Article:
Oops, I forgot to mention that the movie also introduces us to the concept of shared dreaming, the possibility that a variety of skilled folks can enter the same dream, each assuming responsibility for a different task.
Every dream needs to feel a little haunted. In this case, the talented Marion Cotillard adds spectral presence. She plays Cobb’s wife, a woman from whom he has become estranged for reasons that can’t be revealed in a review.
It’s just here that Nolan should be credited for his most inspired casting. There’s something ethereal, dreamy and dangerous about Cotillard’s Mai, and she contrasts nicely with Page’s Ariadne, a down-to-earth, practical woman who always seems to have one foot in reality.
And, yes, the images can be mind-bending. At one point, Ariadne learns to manipulate dream realities, bending a cityscape in an effect that you may have seen in the movie’s trailer, but which still manages to be breathtaking in the context of the movie. How long has it been since you’ve said, “Oh, wow?”
So what’s Nolan up to, really? On one level, he’s making a thriller. On another, he’s trying to knock us off our moorings, and because movies often are compared to dreams — they can have the same sort of reality-defying fluidity — he may be commenting on the way we allow ourselves to be sucked in by filmmakers.
Novel as Inception can seem, it does evoke memories of other films. You may find yourself thinking about The Matrix, for example. I wouldn’t have been at all surprised if Laurence Fishburne had wandered in for a quick scene. It would have made as much sense as anything else in Inception.
DiCaprio holds the screen throughout all of this planned chaos. He’s playing a man who makes his living entering other people’s subconscious minds, but who can’t entirely control his own. That’s another issue with which the movie toys: The idea of control. Who’s the author of our dreams anyway? And on and on and on — for a not-quite-justifiable two and a half hours.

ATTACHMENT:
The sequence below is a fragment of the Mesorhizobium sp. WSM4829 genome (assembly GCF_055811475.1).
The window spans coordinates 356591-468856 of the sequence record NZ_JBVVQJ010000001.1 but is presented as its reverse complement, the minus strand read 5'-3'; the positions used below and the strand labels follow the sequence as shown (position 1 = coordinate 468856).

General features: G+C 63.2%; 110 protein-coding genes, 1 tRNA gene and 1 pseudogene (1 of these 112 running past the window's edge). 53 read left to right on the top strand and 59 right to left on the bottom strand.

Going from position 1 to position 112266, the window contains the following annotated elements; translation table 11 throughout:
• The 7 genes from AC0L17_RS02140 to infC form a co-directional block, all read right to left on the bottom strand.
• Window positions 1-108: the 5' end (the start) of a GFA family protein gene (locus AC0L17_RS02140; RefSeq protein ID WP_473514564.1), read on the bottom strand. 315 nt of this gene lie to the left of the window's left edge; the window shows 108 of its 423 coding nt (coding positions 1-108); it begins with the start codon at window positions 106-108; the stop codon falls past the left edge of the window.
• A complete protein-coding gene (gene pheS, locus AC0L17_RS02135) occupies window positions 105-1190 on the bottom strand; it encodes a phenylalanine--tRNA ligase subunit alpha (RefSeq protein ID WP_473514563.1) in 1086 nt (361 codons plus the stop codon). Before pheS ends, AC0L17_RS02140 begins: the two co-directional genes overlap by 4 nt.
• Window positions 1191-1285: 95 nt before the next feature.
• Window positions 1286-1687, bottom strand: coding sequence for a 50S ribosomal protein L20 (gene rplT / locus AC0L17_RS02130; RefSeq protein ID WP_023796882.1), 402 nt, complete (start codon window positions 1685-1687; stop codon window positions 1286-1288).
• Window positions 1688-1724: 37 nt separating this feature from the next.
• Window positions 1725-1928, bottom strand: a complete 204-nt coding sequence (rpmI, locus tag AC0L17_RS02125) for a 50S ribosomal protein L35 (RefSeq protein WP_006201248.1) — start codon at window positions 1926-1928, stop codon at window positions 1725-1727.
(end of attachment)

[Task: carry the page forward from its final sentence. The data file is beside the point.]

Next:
Now, it’s my belief that Nolan could have accomplished all this with a little more narrative clarity. At various times, I found myself talking to myself, “OK, this is a dream. Now, we’re in the dream within the dream. This seems to be the waking state. Am I watching a movie or am I experiencing short-term memory loss?”
A little such disorientation goes a long way, and Hans Zimmer’s ubiquitous score doesn’t provide a moment’s respite, either. (Last time I checked, my dreams didn’t have musical scores. Maybe that’s just me.)
For my money, David Lynch is far better at showing the elasticity of reality and at luring us into worlds where we’re never sure what’s real and what’s imagined. But Nolan has bigger commercial fish to fry than Lynch. With a major summer release, he must fuse art and action. Imagine if someone had told Fellini, a director who know something about dreamy imagery, that he had to add a few car chases to 8 1/2.
Should you go? Sure. See Inception, and get into your own dialog with the movie. Know this, though: My dreams — and I hope yours — never have included noisy car chases, exploding fireballs or automatic weapons fire, a claim I’m not sure Nolan can make. But then again, I don’t sell tickets to my dreams or expect them to reach blockbuster proportions. I’m just happy if I wake up.